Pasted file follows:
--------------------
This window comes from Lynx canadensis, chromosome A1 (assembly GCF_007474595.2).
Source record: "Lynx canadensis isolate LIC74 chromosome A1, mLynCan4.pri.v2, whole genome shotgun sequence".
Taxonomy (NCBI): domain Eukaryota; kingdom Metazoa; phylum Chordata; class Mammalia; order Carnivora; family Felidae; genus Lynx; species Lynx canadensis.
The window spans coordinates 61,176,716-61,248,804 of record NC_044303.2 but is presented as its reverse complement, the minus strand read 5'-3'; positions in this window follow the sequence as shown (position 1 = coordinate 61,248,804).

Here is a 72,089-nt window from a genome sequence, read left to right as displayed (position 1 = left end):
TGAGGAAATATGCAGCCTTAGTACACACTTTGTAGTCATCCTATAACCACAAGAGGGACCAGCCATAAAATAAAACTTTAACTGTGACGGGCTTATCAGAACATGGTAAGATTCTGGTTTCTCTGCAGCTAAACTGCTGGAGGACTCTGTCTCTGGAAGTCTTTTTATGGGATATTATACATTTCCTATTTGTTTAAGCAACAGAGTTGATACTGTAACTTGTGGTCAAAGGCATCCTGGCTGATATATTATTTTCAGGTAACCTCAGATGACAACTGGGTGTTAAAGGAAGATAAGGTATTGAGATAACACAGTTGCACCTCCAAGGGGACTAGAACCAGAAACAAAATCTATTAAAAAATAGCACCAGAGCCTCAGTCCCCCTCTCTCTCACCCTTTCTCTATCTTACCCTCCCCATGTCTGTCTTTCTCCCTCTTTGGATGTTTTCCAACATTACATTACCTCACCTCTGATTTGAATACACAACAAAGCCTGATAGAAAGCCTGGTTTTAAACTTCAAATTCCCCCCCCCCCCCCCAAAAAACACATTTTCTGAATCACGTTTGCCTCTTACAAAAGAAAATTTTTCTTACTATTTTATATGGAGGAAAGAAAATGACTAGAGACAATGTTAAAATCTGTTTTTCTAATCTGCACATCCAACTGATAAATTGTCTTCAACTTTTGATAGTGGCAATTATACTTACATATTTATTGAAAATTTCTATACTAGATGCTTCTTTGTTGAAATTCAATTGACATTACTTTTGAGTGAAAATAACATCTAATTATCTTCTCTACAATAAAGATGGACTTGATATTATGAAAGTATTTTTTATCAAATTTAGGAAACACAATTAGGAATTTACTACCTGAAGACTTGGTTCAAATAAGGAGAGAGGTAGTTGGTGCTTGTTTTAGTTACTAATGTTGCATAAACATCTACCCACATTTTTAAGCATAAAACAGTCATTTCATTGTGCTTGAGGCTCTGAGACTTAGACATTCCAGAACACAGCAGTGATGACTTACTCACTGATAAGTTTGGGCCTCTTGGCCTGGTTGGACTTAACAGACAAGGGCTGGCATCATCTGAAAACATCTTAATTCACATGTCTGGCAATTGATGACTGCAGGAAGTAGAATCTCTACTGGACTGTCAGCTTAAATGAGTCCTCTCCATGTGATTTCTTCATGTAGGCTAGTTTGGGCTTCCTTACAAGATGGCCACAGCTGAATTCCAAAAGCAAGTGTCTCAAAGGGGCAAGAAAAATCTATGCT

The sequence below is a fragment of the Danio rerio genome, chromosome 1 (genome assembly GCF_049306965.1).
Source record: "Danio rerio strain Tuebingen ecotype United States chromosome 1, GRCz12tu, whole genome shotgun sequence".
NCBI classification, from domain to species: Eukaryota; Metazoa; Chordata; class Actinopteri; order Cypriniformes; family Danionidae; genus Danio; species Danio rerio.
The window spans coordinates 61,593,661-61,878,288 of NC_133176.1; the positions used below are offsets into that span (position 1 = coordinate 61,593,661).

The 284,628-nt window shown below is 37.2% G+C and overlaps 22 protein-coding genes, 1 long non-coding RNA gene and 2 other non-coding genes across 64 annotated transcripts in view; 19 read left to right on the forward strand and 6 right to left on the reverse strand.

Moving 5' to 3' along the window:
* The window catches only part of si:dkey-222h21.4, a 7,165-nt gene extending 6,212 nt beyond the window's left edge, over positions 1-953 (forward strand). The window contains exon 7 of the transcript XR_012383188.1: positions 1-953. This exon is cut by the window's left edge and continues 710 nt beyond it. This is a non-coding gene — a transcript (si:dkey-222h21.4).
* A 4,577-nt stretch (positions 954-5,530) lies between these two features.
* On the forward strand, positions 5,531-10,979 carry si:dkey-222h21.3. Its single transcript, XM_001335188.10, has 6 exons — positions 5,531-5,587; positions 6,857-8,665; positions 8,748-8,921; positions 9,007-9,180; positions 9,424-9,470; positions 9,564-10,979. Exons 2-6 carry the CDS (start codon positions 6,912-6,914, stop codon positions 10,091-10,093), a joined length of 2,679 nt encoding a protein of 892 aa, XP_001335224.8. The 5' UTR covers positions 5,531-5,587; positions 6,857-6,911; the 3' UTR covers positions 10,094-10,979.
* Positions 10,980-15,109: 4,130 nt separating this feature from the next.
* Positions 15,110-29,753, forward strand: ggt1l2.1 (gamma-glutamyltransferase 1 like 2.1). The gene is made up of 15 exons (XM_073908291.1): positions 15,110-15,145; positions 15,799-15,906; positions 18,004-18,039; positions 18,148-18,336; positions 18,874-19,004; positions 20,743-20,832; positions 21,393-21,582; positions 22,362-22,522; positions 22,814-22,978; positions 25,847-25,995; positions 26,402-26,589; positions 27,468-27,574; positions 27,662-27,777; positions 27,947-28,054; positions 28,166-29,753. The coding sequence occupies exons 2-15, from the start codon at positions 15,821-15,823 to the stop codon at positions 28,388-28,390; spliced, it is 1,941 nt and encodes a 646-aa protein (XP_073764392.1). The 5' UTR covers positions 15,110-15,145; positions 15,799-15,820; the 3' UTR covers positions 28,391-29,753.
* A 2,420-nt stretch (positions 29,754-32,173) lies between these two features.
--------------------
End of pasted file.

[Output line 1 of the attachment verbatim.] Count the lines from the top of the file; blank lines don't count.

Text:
This window comes from Lynx canadensis, chromosome A1 (assembly GCF_007474595.2).